"I believe that a truly valuable artist must be an artist who realizes
the impossibility of his task - and then continues to do it."

- Keith Jarrett                     


Curriculum

Copyrighted Curriculum © 2008 Eric Zadan

The Jazz Arts Studio curriculum is presented in six levels, each spanning 23 weeks of classes and combos over the course of approximately six months. All classes and combos are conducted Sunday through Thursday evenings, year-round, with scheduled one or two-week breaks throughout.

Throughout all levels, students are asked not only to learn the material, but also to be able to identify it aurally and integrate it into their playing. Essentially - know it, hear it, play it. Towards this goal, three forms of evaluation are used: written tests, ear training tests and jazz boards.

Graphs are provided above each level to illustrate the approximate amount of class time which is appropriated to each area of instruction. They also provide comparisons from level to level as the program progresses.


The following are integrated throughout the appropriate levels.

Listening Examples
Secondary Jazz Piano
Improvisational Vocabulary
Written Solos
Repertoire Development
Transcriptions and Analysis
Jazz History
Project Participation
Performance Master Classes




Prerequisites for Level One


      Improvisation Students of All Levels Welcome

      Access to a computer and the Internet
      Cell phone - text capable
      Reasonable technical proficiency on your primary instrument
      Immediate recall of key signatures and the circle of fifths
      Ability to read both clefs common to the Grand Staff
      Ability to read traditional music notation
            (Tablature is not an acceptable substitute)

If needed, tutoring is available to help you prepare for Level One



Level One

Jazz Defined: Primary Characteristics

Approach to Jazz Studies: Areas of Study

Theory versus the Ear in Jazz

Intro to Professional Performance Standards

Practice Techniques

Universals of Instrumental Technique

Principal Eras of Western Music

Survey of Jazz History & Artists
     Stylistic Evolution
     Important Performers, Composers & Arrangers

Intro to the Jazz Repertoire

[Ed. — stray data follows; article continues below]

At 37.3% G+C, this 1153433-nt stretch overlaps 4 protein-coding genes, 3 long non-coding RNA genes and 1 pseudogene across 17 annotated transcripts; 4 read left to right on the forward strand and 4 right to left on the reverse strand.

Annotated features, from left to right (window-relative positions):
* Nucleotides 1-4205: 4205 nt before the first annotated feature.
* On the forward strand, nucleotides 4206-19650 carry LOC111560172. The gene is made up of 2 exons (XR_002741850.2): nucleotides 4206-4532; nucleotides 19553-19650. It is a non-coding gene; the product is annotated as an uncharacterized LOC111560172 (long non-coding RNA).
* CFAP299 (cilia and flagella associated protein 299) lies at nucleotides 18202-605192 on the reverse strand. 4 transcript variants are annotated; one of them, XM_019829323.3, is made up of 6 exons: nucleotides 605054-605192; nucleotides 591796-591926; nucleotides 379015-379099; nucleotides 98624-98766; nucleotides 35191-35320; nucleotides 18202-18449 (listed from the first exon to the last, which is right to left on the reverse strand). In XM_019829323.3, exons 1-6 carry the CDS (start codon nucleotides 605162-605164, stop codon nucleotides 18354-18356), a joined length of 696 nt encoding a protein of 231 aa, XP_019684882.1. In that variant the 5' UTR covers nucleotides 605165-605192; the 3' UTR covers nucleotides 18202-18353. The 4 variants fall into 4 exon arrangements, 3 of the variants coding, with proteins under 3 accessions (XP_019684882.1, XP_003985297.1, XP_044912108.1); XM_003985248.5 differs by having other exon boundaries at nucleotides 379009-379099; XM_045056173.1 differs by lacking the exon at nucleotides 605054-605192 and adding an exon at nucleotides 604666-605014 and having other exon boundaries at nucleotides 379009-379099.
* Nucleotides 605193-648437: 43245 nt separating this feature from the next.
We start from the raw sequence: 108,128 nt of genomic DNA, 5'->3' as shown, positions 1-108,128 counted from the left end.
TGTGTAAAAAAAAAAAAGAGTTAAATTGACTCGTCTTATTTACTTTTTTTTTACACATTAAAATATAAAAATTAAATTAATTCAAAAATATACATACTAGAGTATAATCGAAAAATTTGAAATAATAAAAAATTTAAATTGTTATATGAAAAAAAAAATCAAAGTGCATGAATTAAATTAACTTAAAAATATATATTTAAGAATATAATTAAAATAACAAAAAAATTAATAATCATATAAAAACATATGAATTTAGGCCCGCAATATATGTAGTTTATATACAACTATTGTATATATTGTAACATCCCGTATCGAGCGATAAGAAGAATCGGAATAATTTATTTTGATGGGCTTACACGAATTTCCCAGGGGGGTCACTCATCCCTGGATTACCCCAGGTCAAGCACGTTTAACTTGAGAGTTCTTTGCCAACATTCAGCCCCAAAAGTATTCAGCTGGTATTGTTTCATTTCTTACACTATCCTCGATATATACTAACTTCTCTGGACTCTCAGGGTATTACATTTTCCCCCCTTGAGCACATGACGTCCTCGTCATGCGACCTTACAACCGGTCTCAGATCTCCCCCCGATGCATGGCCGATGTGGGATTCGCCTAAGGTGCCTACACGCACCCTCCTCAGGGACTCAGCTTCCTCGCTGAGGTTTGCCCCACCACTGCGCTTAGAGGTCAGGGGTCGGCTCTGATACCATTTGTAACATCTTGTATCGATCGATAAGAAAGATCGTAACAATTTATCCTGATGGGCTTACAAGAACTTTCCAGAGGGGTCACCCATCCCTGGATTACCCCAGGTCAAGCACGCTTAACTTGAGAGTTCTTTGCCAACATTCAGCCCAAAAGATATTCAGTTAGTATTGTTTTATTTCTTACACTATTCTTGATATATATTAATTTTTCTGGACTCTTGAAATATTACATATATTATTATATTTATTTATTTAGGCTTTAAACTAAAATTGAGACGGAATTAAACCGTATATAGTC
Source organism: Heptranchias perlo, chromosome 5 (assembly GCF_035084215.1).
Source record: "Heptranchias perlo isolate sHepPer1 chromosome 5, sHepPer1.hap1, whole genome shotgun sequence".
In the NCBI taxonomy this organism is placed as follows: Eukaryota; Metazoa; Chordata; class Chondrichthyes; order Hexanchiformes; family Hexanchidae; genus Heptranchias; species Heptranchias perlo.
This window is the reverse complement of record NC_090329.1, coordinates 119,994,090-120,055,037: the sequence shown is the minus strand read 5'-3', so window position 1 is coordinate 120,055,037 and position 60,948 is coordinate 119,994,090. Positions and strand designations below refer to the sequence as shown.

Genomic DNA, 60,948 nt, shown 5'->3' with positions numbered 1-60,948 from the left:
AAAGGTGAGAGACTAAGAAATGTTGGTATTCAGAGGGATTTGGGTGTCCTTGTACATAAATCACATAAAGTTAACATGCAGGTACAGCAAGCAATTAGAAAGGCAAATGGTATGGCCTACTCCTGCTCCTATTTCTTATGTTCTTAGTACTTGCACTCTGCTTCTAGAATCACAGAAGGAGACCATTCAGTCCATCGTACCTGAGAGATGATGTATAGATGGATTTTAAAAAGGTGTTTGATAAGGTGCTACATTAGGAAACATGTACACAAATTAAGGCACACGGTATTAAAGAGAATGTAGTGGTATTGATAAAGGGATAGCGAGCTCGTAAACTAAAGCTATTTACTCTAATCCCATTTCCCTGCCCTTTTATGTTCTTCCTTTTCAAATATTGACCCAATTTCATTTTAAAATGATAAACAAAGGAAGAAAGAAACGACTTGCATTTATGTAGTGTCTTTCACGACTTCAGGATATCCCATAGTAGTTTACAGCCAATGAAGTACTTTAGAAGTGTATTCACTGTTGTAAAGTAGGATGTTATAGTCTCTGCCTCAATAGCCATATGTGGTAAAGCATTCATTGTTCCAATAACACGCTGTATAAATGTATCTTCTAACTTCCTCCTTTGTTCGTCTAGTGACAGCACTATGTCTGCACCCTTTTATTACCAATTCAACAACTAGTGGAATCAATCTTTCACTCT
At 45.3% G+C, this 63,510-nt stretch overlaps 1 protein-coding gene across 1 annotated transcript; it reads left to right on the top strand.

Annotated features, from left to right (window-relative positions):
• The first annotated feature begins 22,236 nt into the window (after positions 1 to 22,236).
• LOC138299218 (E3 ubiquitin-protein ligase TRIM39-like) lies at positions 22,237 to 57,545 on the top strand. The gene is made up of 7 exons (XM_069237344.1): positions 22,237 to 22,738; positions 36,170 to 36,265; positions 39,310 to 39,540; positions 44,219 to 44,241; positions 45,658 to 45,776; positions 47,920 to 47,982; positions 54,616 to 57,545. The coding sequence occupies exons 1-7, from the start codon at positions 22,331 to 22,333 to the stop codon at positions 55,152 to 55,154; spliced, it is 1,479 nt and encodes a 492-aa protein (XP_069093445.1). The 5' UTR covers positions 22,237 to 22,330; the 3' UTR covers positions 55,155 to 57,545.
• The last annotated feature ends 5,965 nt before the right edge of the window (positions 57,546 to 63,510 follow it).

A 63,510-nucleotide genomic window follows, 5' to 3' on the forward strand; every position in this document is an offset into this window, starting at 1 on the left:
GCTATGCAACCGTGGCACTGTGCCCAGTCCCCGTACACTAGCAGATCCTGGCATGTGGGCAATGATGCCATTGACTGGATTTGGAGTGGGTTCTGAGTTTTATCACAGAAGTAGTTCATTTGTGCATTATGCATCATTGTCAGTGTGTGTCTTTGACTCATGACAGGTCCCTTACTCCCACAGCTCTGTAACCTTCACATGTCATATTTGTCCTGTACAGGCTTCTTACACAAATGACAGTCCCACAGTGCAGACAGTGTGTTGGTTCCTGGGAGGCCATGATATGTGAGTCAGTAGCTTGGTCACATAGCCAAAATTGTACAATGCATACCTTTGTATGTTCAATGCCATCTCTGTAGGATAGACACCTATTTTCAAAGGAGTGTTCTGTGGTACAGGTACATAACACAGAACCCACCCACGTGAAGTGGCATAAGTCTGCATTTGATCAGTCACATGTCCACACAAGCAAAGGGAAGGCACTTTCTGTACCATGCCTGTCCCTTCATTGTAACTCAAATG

Jazz Compositions
     The Great American Songbook
     Other Sources from which Jazz Standards Derive

Form & Analysis

Study of Meter
     Duple, Triple & Odd Meters
     Simple & Compound Meters
     Mixed Meters
     Metric Modulation
     Hemiola

Musical Terms & Symbols

Scales: Major; Natural, Harmonic & Melodic Minor; Harmonic Major
     Intro to Parent Scales & Mode Relationships
     Historical Significance of Modes

Pitch Sets by Cardinality

     Trichords, Tetrachords, Pentachords & Hexachords
     Monads, Dyads, Triads & Tetrads

Intervals
     Inversions
     Enharmonic Equivalents

Transposition
     Common Transpositions
     Transposition in Performance

Triads & 7th Chords
     Inversions
     Classical versus Jazz Nomenclature

Intro to Voice Leading

Intro to Voicings
     Close & Open Voicings
     Rooted & Rootless Voicings
     Drop 2 and Drop 2 & 4 Voicings

Intro to Traditional Harmonic Analysis
     Major & Minor Diatonic Harmony
     Chord Families

Cadential Harmony
     Cadence Types

Major & Minor ii7-V7-I7

Intro to Harmonic Dictation

Intro to Chord/Scale Relationships

Correlating Modes of the Major Scale

Intro to Extended Tertian Harmony
     Tensions/Available Tension Chart
     Double-Diminished 7th Chords
     Upper Structures

Chord Symbols Involving Upper Extensions
     Classical versus Jazz Nomenclature
     Slash Chords/Polychords
     Hybrid Chords

Correlating Modes of the Melodic Minor Scale

Correlating Modes of the Harmonic Minor & Harmonic Major Scale


Modal Interchange

Correlating Synthetic Scales: Symmetric & Non-Symmetric
     Octatonic Scale, Augmented Scale, Whole-Tone Scale, Chromatic Scale
     Major, Minor & Altered Pentatonic Scales
     Major & Minor Bebop Scales
     Major & Minor Blues Scales
     Double Harmonic Scales
     Double Harmonic Minor Scales

Polychord/Scale Relationships

Morph Exercise: Application of Modes through Progressions


Intro to Improvisational Concepts
     The Creative Process
     Composing in Real Time
     Real-Time Editing
     Solo Architecture
     Creative Correlatives
     Melodic Phrasing
     Harmonic Phrasing
     Playing the Changes
     Harmonic Generalization
     Derivative Playing
     Angular versus Linear Improvisation

Melodic Patterns: Use & Practice

Common Jazz Styles
     Swing, Bossa, Samba, Ballad, Jazz Waltz, Jazz/Rock, etc.

Repertoire: Insight & Development

Style & Interpretation
     Jazz Rhythms
     Syncopation
     Articulation
     Dynamics
     Reading Jazz Rhythms

Principles of Rhythmic Dictation
     Traditional & Jazz Rhythms

Intro to Comping: Rhythm
     Interactive & Supportive

Traditional Harmonic Analysis